In China, acupuncture is practised as much as conventional medicine. “In hospitals, they ask you to make the choice between drugs and acupuncture and most people choose acupuncture,” said Dr Xiao Ping Liu. Liu was born in China and studied western (conventional) medicine and traditional medicine there. In 1990 she moved to T&T and now practices acupuncture here. Liu is a member of the British Acupuncturist Society and the Chinese Acupuncturist Society. “I had very little interest in traditional Chinese medicine when I was studying.” She said the Chinese Government said if you studied western medicine you also had to study acupuncture, so it was a part of the curriculum. “Long ago acupuncture was learned through experience. You could only learn acupuncture from acupuncture masters and it was like a family business, so a grandfather would teach his son who would then teach his son,” Liu explained.
She said the healing technique was used only for members of royal families and the very wealthy in China. “Because of that it was kept secret, but it is thousands of years old.” “In the beginning, I didn’t like acupuncture. I thought the idea of using needles was not good.” However, there were times when she found herself unable to help patients and had to refer them to an acupuncturist. Eventually Liu decided to learn the technique. She first learnt acupuncture using herbs and acupressure points on the ear only. Later she learnt how to use needles on the entire body. Even now Liu goes to China often to learn about new acupuncture research. She said acupuncture was used most and best to treat pains. “We use acupuncture to treat arthritis, back pain, nerve problems. Any type of pain, acupuncture can treat.” She explained that acupuncture points on the body connected on meridians to nerves and blood vessels. Liu said a lot of her patients took pain-killers but after a while the pain-killers might stop working, so they looked for alternatives and would discover acupuncture.
“Some people don’t want to take pain killers or other medication, but their is a choice,” she said. “This morning I had a client, she was in pain for about three months, intense stomach pains and the drugs the doctor prescribed were not working. Somebody recommended me to her. When she came I put two needles in her hand and ten minutes later the pain was gone. “It was a muscle spasm and pain killers cannot relax muscle but putting the needle at the pressure point on her hand that connects to her stomach, that works.” She said if a patient had a headache, it wouldn’t matter why or what caused the headache, putting the acupressure needle in the precise point on the hand would relieve it. Liu warned that acupuncture was not always immediate and could sometimes take a lot of sessions before working. She said, however, that a significant number of her patients were athletes and treatment for them was usually quick depending on the nature of their injuries. She said in China, acupuncture is used in open heart surgeries, Caesarian sections and other major medical procedures. “People there trust and believe in acupuncture, especially because it is a treatment that has no side effects at all.”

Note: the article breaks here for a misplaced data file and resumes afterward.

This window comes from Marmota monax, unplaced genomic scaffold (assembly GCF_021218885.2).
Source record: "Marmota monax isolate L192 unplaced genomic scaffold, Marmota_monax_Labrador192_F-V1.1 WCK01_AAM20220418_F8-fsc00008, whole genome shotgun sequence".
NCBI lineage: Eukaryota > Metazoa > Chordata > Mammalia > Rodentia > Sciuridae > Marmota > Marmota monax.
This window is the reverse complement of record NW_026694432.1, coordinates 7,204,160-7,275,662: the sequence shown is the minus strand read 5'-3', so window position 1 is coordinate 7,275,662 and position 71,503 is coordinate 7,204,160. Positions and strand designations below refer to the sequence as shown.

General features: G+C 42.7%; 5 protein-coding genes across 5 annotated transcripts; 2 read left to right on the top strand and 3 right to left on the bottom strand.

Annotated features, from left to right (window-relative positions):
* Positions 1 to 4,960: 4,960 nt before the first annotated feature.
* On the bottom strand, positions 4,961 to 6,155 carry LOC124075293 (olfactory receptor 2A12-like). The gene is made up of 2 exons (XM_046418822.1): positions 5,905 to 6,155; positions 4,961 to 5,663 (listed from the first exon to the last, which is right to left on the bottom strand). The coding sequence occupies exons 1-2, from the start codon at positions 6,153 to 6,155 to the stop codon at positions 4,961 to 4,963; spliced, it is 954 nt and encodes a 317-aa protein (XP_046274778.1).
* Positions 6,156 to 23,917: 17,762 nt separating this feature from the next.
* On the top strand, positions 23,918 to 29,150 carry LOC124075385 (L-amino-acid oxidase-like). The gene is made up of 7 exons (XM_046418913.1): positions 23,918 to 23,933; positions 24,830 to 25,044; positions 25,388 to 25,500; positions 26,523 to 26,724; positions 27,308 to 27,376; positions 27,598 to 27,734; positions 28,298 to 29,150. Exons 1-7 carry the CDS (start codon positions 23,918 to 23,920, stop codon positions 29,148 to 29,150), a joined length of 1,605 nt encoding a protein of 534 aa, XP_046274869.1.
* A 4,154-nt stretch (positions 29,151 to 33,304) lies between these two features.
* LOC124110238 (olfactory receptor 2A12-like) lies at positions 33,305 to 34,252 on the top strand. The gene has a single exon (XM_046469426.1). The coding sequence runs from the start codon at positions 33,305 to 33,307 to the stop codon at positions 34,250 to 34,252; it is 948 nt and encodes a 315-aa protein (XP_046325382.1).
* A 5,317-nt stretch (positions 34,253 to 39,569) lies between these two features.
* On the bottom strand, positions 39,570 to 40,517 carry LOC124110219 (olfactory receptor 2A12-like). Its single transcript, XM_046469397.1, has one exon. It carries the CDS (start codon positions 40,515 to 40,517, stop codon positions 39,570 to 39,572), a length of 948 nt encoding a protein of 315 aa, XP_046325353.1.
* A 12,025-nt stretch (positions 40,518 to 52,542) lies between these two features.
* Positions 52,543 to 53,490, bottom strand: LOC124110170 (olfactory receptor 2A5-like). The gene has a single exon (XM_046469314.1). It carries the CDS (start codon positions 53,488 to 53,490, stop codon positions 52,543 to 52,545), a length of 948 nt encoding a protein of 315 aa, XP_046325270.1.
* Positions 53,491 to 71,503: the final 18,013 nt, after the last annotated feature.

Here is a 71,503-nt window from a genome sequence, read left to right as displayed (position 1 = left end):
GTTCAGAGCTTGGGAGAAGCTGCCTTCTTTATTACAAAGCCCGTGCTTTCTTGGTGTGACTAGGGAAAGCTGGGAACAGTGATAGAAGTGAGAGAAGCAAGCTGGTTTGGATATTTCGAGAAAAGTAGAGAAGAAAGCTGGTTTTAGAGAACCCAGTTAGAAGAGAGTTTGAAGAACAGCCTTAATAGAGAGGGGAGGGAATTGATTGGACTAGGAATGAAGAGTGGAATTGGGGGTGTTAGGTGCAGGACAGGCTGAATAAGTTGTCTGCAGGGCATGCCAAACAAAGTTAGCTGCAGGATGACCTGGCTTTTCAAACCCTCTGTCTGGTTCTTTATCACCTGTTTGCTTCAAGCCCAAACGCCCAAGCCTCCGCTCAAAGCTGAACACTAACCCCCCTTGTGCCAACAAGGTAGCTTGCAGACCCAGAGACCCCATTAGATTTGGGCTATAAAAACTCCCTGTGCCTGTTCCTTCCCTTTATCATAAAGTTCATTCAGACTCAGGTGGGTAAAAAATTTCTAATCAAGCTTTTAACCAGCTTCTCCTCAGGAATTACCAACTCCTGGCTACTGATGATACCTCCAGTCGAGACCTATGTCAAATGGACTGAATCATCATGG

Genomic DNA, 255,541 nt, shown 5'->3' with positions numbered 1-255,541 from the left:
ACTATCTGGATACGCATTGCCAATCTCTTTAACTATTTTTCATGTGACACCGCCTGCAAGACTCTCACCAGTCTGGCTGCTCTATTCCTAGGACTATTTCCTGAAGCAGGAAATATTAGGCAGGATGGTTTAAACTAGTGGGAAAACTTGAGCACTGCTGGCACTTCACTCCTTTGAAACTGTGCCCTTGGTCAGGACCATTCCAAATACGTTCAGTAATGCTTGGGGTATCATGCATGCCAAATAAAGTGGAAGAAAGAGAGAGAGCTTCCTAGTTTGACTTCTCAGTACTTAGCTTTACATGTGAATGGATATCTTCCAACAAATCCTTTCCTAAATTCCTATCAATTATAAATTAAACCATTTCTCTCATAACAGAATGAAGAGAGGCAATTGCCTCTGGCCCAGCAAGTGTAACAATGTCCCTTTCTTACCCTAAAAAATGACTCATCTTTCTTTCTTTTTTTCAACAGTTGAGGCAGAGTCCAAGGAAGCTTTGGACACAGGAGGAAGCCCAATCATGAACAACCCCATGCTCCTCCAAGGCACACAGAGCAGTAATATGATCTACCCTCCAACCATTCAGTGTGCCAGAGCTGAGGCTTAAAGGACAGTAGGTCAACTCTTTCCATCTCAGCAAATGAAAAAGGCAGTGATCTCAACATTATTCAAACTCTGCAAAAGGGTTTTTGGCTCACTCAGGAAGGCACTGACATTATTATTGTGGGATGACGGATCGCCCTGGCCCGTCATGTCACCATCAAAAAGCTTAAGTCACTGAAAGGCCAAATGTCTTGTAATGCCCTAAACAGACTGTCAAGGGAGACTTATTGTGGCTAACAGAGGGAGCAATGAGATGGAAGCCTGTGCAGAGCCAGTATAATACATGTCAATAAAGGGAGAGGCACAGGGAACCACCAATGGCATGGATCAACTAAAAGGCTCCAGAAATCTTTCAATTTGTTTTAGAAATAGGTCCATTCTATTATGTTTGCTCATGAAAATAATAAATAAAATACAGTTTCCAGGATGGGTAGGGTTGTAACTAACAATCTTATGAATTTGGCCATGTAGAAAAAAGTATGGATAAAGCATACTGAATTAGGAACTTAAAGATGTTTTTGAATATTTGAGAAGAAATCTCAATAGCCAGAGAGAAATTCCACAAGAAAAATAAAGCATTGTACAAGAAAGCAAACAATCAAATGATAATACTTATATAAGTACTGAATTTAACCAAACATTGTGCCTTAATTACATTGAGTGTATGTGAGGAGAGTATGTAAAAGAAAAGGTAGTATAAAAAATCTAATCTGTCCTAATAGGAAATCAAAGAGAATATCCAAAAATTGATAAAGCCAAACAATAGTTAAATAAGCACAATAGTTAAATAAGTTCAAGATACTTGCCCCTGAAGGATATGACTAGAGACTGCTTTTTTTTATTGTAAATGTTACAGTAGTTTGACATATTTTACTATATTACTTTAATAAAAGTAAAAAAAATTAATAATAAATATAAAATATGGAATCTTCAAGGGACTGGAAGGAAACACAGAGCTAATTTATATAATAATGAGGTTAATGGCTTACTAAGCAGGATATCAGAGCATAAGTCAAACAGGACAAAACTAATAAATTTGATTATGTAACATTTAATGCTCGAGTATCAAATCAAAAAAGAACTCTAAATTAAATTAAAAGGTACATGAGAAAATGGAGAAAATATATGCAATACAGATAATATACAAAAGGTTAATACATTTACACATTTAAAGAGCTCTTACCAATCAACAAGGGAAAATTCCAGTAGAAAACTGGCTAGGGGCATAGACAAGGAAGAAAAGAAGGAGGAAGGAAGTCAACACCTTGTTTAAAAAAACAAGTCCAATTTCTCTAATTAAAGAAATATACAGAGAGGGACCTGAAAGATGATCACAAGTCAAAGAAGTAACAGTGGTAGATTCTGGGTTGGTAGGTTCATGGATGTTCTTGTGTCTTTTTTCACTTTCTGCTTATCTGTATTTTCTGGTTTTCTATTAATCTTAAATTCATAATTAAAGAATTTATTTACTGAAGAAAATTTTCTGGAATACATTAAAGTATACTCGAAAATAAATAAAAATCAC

Despite the fact that I had no pain complaints, Liu volunteered to give me a short acupuncture session. She placed a needle between my thumb and index finger, the pain was mild, like an insect bite but I did feel a building pressure on the spot. The pressure was not unpleasant. She then placed another needle on a point on my forearm. This one did not hurt at all. “Because hands and feet are sensitive, you will feel it there but if I had placed needles on your back or stomach, you wouldn’t feel a thing.” Liu explained. She said people also used acupuncture as a weight-loss tool, using the acupuncture points to help balance the system and increase metabolism. “Some people use it for beauty, to remove age lines from their face.” She also demonstrated a Chinese cupping massage, which put me to sleep in a matter of minutes .Liu said acupuncture, which started as a treatment for a select few in China, is now worldwide. She hopes one day in Trinidad, just like in China, doctors would learn both conventional medicine and traditional medicine to provide patients with a choice.